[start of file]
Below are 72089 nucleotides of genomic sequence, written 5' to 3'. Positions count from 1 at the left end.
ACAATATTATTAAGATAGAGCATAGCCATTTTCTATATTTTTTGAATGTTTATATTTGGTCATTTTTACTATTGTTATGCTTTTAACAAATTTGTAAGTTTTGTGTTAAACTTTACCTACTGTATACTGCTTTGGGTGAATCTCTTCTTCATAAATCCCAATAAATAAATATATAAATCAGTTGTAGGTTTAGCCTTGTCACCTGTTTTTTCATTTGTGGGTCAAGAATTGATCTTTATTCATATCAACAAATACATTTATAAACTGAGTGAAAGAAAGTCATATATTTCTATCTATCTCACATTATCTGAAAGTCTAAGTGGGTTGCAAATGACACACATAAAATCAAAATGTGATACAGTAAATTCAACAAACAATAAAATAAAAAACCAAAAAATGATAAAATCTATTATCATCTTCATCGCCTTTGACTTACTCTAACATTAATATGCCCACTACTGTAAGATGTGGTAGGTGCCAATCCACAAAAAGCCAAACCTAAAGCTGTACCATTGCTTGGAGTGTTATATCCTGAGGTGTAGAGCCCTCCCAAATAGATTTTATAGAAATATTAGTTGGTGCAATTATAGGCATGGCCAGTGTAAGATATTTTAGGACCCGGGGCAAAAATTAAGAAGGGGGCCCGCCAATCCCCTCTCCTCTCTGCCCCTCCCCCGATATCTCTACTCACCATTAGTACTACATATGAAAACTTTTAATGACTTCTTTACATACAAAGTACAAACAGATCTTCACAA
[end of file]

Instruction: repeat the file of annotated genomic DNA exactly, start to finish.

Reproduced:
Below are 72089 nucleotides of genomic sequence, written 5' to 3'. Positions count from 1 at the left end.
ACAATATTATTAAGATAGAGCATAGCCATTTTCTATATTTTTTGAATGTTTATATTTGGTCATTTTTACTATTGTTATGCTTTTAACAAATTTGTAAGTTTTGTGTTAAACTTTACCTACTGTATACTGCTTTGGGTGAATCTCTTCTTCATAAATCCCAATAAATAAATATATAAATCAGTTGTAGGTTTAGCCTTGTCACCTGTTTTTTCATTTGTGGGTCAAGAATTGATCTTTATTCATATCAACAAATACATTTATAAACTGAGTGAAAGAAAGTCATATATTTCTATCTATCTCACATTATCTGAAAGTCTAAGTGGGTTGCAAATGACACACATAAAATCAAAATGTGATACAGTAAATTCAACAAACAATAAAATAAAAAACCAAAAAATGATAAAATCTATTATCATCTTCATCGCCTTTGACTTACTCTAACATTAATATGCCCACTACTGTAAGATGTGGTAGGTGCCAATCCACAAAAAGCCAAACCTAAAGCTGTACCATTGCTTGGAGTGTTATATCCTGAGGTGTAGAGCCCTCCCAAATAGATTTTATAGAAATATTAGTTGGTGCAATTATAGGCATGGCCAGTGTAAGATATTTTAGGACCCGGGGCAAAAATTAAGAAGGGGGCCCGCCAATCCCCTCTCCTCTCTGCCCCTCCCCCGATATCTCTACTCACCATTAGTACTACATATGAAAACTTTTAATGACTTCTTTACATACAAAGTACAAACAGATCTTCACAA